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How Candida albicans switches phenotype - and back again

the SIR2 silencing gene has a say in Candida's colony type

Created: .

Among the many bugs that live in the mouth and digestive tract is the yeast Candida albicans, which under normal circumstances lives in 80% of the human population with no harmful effects. However, overgrowth results in thrush, a condition often observed in immunocompromised individuals such as HIV-positive patients. Candidiasis also occurs in the blood and in the genital tract. To infect host tissue, the usual unicellular yeast-like form of C. albicans reacts to environmental cues and switches into an invasive, multicellular filamentous form. This switching between two cell types is known as dimorphism.

In a process that superficially resembles dimorphism, C. albicans undergoes a process called "phenotypic switching", in which different cellular morphologies are generated spontaneously. One of the classically studied strains that undergoes phenotypic switching is WO-1, which consists of two phases, one that grows as smooth white colonies and one that is rod-like and grows as flat gray colonies. The other strain known to undergo switching is 3153A; this strain produces at least seven different colony morphologies. In both the WO-1 and 3153A strains, the different phases convert spontaneously to the other(s) at a low frequency. The switching is reversible, and colony type can be inherited from one generation to another. Although several genes that are expressed differently in different colony morphologies have been identified, some recent efforts have focused on what might be controling these changes. Further, whether there is a potential molecular link between dimorphism and phenotypic switching is a tantalizing question.

Phenotypic switching in the yeast Candida albicans can be controlled by a SIR2 gene.

Figure

Phenotypic switching in the yeast Candida albicans can be controlled by a SIR2 gene. (a) Yeast colonies that are homozygous positive for the SIR2 gene (SIR2/SIR2) have a uniform colony morphology, while those that lack completely SIR2 (homozygous negative (more...)

In the 3153A strain, a gene called SIR2 (for silent information regulator) has been found that seems to be important for phenotypic switching. SIR2 was originally found in Saccharomyces cerevisiae (brewer's yeast), where it is involved in chromosomal silencing, a form of transcriptional regulation in which regions of the genome are reversibly inactivated by changes in chromatin structure (chromatin is the complex of DNA and proteins that make chromosomes). In yeast, genes involved in the control of mating type are found in these silent regions, and SIR2 represses their expression by maintaining a silent-competent chromatin structure in this region. The discovery of a C. albicans SIR2 that is implicated in phenotypic switching suggests that it too has silent regions controlled by SIR2 in which the phenotype-specific genes may perhaps reside.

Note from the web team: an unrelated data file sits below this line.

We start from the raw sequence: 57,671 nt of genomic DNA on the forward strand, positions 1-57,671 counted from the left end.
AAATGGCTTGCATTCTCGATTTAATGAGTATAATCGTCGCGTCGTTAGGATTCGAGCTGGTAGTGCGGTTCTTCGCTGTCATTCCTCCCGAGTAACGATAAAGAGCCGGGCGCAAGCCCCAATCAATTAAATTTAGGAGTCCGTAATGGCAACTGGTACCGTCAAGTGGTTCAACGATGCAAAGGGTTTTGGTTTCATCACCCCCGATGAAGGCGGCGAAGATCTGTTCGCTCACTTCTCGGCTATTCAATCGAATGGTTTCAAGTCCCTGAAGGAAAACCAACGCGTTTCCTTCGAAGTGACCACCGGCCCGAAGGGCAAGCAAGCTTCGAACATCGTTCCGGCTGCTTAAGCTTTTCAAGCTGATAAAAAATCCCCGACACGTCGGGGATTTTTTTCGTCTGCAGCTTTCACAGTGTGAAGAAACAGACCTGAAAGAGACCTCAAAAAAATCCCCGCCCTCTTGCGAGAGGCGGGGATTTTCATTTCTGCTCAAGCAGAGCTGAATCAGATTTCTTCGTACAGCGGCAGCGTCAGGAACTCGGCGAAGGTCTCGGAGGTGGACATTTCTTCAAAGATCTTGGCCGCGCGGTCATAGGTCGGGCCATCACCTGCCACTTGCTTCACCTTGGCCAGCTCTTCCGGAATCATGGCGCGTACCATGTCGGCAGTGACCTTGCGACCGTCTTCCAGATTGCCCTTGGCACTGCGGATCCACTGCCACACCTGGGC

Another potential regulatory molecule is Efg1p, a transcription factor found in the WO-1 strain that regulates dimorphism, and more recently has been suggested to help regulate phenotypic switching. Efg1p is expressed only in the white and not in the gray cell type, and overexpression of Efg1p in the gray form causes a rapid conversion to the white form.

Thus far there are few data that dimorphism and phenotypic switching use common molecular components. However, it is not inconceivable that phenotypic switching may occur in response to some change in the environment as well as being a spontaneous event. How SIR2 itself is regulated in S. cerevisiae may yet provide clues as to the switching mechanisms of C. albicans.

Search PubMed for gene silencing in humans

Created: November 24, 1999

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Does gene silencing happen in humans?

Use BLAST to search for proteins similar to Candida SIR2

Created: November 24, 1999

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Search for proteins similar to Candida SIR2

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